I don’t know if I am alone in feeling this but I have an invisible thread, in fact a strong rubber band that yanks me back at Christmas, to the place where I was born, to the farm where my family still live and have done for nearly a hundred years.
I can be tempted all over the globe at any other time of the year, but Christmas is another matter – so entrenched in my DNA is the traditional English Christmas. I am like a child, I love Christmas, everything about it and I go completely overboard every year.
I think its childhood memories of galloping my pony through the woods, icicles, decorating the Christmas tree which always caused a family row, carol singing to patient neighbours, giggling in church , covered up by loud out of tune singing , being glared at my mother, more giggles. Gripping my father’s corduroy trousers as my grandfather lumbered in dressed up as Father Christmas with a sack of presents.
The best of all as a child, was when my mother called our school with the following statement “sadly the children can’t come to school, we are snowed in, “Heaven”, no dragon headmistress could argue with that. We would pray to the ‘god of snow’ to reign all year and out we would rush to toboggan and throw snowballs at each other. I loved to skate across the lake at Adlestrop with the crackle of splintering ice behind our blades – we had the thrill of near death.
Another excitement would be power cuts which never lasted long enough, but to live by candlelight and be warmed by roaring fires made it easy to imagine how life had been in bygone days.
Cotswold villages have remained untouched for centuries. My favourite ones have a traditional structure, usually dominated by a large church, (churchgoing was much stronger then) a rectory, a village shop, a village pond and cottages built from the local golden stone, many of which still have their traditional thatched roofs. Often the owner of the large stately home owned the whole village.
Sweeping landscapes, distant views, horses grazing under ancient oaks, these are sights that I never tire of.
The Cotswolds is a relatively new term for us locals. It was only used by Americans and was a touristy, olde worlde term to us. When I was growing up, there was Oxfordshire and Gloucestershire and Glos was definitely smarter than Oxon, but the Cotswolds tag has changed all that and consequently house prices have soared. The area is now called the ‘golden triangle’ and the constant references by the press to the ‘Chipping Norton’ set has given the area even more cachet. People never talked about the countryside, just “we are going to the country”.
The concept of weekenders or renting country houses just didn’t exist when I was a child. My father sold several cottages, as farming became more industrialised so houses lay empty as no-one wanted them. Village shops closed, the grotty supermarket reigned. A few antique shops spluttered along in Burford and Stow on the Wold but many went out of business.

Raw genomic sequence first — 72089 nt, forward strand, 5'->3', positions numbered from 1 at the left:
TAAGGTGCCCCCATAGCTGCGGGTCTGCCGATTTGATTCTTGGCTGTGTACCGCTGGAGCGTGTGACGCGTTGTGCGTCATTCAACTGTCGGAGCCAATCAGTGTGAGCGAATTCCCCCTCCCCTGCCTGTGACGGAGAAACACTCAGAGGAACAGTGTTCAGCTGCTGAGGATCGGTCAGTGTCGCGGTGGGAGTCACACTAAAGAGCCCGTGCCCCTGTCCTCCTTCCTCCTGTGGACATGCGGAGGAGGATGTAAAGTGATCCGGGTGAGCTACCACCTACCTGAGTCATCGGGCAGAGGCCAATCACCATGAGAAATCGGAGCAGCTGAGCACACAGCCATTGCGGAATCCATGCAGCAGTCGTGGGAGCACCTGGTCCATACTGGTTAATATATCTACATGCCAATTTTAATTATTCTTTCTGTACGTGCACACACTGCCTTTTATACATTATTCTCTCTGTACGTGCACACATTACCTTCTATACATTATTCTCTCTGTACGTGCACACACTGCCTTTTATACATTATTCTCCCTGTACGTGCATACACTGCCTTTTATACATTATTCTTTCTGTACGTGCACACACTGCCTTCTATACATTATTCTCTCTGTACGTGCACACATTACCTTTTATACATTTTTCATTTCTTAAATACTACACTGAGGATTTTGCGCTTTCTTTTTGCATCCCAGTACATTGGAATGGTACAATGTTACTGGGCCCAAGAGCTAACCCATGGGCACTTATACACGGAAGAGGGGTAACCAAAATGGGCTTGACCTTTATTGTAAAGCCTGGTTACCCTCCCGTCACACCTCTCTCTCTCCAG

Now several things have changed that have completely regenerated the area and its mainly ‘food’ .
Carole Bamford can take a lot of credit for that. Daylesford made it possible for people to live in the country as if they were in London. I suddenly could buy fresh pesto, truffle oil, delicious rose’, lemongrass and get a cappuccino with a friend in beautiful surroundings. Yes, Daylesford changed everything: massage, facials and pilates classes became available and people came flocking in droves.
Pubs suddenly got new owners and upped their game, we now have three fantastic, award-winning pubs within three miles of us: ‘The Wild Rabbit’, ‘The Plough’ and ‘The Chequers” and now Nick Jones has lifted the bar higher opening Soho Farmhouse, six miles away, which is so fabulous you will want to check in and never leave.
There are as many diversions as you want. However, I live very much the way I always have – usually in my wellies or snuggled up reading a book by the fire and trying to beat my mother at scrabble, which never happens.
- Best bookshop Jaffe O’Neal in Chipping Norton and the ‘Borzoi’ in Stow on the Wold.
- Book to put you in the mood Nancy Mitford’s ‘The Pursuit of Love’ tells of an exuberant childhood in the area.
- Best antiques Upstairs at the ‘Station Mill’ in Chipping Norton.
- Best pub I love to go to’ the Swan’ owned by the late Duchess of Devonshire’s family in the beautiful village of Swinbrook where the Mitford family lived for a while you can rent the original Mitford house at Asthall through AVENUE and have dinner at ‘the Potting Shed which is going to open next year, with chef Fiona Cullinane.
- Best walk My favourite walk is to start at Adelstrop and walk across the fields to Chastleton (where Wolf Hall was filmed), get there in time to see the house. Also I love the walk from Asthall along the Windrush river to Widford, a tiny church accessible only by foot. Find the ‘Darcy Dalton Way’ follow the wind of the Evenlode river.
- Best fun don’t miss the pantomime in the beautiful 19th-century theatre at Chipping Norton – lots of sweet throwing!
- Best curiosities Snowshill Manor: I love collecting strange objects. Charles Wade travelled the world, constantly adding to his incredible collection of curiosities, call to find out when it is open 01386 852410
- Best hairdresser Josh Wood at the Soho Farmhouse if you are a member or Simon Smith in Chipping Norton on 01608 647007.
- Best fishmonger Roger’s is a well-kept secret in Chipping Norton-01608 646786
- Best place to get your turkey Slatters in Chadlington, -01608676350 there is also a lovely farm shop next door.
- Exercise want to get fit and fight off Christmas excess? call Callum Taylor on 07717125326
- Beauty treatments Amanda Harrington at www.inparlour.co.uk will get you looking sparkling for New Year’s Eve.
For more info, see Churchill Manor